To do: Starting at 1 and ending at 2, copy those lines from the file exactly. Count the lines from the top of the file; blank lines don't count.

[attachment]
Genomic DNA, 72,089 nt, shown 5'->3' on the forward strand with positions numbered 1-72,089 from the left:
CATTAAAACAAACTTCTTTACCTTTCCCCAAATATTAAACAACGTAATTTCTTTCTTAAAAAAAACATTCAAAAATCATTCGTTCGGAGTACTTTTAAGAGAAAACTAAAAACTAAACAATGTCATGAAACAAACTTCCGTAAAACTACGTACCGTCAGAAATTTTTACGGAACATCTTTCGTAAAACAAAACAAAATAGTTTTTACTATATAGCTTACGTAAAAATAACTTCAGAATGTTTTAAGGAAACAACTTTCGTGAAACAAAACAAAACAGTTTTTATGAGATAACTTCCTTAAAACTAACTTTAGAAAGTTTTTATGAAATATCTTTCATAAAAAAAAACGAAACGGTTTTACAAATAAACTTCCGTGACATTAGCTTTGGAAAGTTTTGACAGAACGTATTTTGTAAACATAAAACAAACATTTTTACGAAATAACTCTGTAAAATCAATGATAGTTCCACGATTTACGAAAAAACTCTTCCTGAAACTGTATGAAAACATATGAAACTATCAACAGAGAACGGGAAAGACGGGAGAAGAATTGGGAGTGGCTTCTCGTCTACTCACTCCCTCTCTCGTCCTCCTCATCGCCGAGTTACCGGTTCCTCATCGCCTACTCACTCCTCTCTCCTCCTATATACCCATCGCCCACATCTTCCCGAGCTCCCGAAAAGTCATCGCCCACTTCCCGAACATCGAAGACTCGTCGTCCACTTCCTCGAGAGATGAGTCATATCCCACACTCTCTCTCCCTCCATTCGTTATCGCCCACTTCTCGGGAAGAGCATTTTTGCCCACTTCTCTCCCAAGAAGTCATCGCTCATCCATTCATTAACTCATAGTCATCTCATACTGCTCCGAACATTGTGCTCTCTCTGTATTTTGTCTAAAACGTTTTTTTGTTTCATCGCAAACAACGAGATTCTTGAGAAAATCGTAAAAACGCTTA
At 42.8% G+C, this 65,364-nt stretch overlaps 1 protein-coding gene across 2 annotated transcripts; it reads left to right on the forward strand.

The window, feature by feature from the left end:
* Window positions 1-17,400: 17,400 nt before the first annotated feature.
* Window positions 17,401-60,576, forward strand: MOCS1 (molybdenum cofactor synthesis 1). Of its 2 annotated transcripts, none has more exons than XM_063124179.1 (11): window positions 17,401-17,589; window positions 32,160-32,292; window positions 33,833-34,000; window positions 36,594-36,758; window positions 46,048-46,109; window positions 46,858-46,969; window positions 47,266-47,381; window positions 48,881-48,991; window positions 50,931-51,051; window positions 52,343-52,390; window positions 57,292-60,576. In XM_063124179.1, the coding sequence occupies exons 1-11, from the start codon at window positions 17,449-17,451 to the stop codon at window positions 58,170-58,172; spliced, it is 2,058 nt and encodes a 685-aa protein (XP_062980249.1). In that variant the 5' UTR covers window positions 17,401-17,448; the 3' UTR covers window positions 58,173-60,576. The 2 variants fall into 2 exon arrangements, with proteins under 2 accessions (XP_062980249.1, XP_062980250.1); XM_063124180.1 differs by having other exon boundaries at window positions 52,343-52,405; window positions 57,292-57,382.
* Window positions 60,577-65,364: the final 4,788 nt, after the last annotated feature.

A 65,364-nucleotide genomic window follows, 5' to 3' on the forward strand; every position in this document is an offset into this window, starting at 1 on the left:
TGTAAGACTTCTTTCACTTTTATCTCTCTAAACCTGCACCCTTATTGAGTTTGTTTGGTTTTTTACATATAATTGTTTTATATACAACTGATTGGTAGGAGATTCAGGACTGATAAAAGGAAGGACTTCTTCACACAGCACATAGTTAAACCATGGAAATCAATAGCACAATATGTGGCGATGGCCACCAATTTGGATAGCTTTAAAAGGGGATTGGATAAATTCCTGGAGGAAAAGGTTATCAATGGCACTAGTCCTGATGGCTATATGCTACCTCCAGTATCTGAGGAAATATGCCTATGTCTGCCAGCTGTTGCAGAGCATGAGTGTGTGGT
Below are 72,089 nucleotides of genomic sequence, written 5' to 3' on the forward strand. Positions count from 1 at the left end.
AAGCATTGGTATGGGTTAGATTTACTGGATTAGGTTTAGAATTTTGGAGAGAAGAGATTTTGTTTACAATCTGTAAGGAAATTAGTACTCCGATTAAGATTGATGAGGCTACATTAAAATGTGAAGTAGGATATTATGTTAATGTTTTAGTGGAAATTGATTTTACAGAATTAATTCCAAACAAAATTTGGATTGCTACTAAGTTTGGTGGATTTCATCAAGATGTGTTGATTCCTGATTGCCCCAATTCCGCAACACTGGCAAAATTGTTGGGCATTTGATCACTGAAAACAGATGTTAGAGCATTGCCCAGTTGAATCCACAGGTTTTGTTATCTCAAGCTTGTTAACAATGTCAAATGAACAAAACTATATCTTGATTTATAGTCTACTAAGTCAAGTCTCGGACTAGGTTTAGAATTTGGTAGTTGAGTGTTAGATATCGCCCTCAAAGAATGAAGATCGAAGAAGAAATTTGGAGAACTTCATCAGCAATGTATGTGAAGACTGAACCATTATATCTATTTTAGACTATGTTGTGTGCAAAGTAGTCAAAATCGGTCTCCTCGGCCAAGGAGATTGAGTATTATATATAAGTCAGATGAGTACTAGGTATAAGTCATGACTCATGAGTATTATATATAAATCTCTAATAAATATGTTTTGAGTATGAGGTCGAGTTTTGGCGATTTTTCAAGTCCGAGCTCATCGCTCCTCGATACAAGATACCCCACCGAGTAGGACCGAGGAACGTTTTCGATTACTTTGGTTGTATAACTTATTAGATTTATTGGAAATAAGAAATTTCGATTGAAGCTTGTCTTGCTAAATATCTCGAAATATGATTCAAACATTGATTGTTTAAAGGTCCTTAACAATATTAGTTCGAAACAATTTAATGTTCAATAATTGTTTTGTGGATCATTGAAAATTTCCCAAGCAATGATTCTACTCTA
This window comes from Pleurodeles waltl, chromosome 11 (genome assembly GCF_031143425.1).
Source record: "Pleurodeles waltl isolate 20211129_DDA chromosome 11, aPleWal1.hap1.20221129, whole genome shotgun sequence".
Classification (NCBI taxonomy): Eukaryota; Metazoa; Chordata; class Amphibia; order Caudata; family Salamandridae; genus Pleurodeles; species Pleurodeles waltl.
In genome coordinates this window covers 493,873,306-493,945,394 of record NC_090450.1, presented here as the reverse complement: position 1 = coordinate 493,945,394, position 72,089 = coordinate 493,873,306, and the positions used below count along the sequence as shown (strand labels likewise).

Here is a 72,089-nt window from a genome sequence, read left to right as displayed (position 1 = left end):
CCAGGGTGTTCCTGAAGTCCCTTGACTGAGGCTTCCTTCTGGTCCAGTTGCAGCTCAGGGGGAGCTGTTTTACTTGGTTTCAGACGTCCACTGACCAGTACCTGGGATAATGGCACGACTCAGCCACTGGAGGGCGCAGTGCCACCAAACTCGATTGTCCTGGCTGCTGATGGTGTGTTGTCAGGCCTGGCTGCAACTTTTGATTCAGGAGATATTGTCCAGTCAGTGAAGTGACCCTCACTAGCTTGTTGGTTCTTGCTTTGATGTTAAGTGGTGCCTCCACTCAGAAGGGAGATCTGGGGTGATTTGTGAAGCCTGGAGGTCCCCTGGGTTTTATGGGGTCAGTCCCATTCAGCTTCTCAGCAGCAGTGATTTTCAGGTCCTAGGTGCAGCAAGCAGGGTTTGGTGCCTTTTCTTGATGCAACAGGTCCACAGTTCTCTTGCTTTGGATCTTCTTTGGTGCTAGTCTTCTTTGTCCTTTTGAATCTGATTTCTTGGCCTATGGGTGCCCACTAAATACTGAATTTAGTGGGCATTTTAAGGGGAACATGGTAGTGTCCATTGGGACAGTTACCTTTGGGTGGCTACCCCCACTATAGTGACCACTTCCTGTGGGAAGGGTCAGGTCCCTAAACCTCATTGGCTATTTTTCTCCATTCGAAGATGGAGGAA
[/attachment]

Genomic DNA, 72,089 nt, shown 5'->3' on the forward strand with positions numbered 1-72,089 from the left:
CATTAAAACAAACTTCTTTACCTTTCCCCAAATATTAAACAACGTAATTTCTTTCTTAAAAAAAACATTCAAAAATCATTCGTTCGGAGTACTTTTAAGAGAAAACTAAAAACTAAACAATGTCATGAAACAAACTTCCGTAAAACTACGTACCGTCAGAAATTTTTACGGAACATCTTTCGTAAAACAAAACAAAATAGTTTTTACTATATAGCTTACGTAAAAATAACTTCAGAATGTTTTAAGGAAACAACTTTCGTGAAACAAAACAAAACAGTTTTTATGAGATAACTTCCTTAAAACTAACTTTAGAAAGTTTTTATGAAATATCTTTCATAAAAAAAAACGAAACGGTTTTACAAATAAACTTCCGTGACATTAGCTTTGGAAAGTTTTGACAGAACGTATTTTGTAAACATAAAACAAACATTTTTACGAAATAACTCTGTAAAATCAATGATAGTTCCACGATTTACGAAAAAACTCTTCCTGAAACTGTATGAAAACATATGAAACTATCAACAGAGAACGGGAAAGACGGGAGAAGAATTGGGAGTGGCTTCTCGTCTACTCACTCCCTCTCTCGTCCTCCTCATCGCCGAGTTACCGGTTCCTCATCGCCTACTCACTCCTCTCTCCTCCTATATACCCATCGCCCACATCTTCCCGAGCTCCCGAAAAGTCATCGCCCACTTCCCGAACATCGAAGACTCGTCGTCCACTTCCTCGAGAGATGAGTCATATCCCACACTCTCTCTCCCTCCATTCGTTATCGCCCACTTCTCGGGAAGAGCATTTTTGCCCACTTCTCTCCCAAGAAGTCATCGCTCATCCATTCATTAACTCATAGTCATCTCATACTGCTCCGAACATTGTGCTCTCTCTGTATTTTGTCTAAAACGTTTTTTTGTTTCATCGCAAACAACGAGATTCTTGAGAAAATCGTAAAAACGCTTA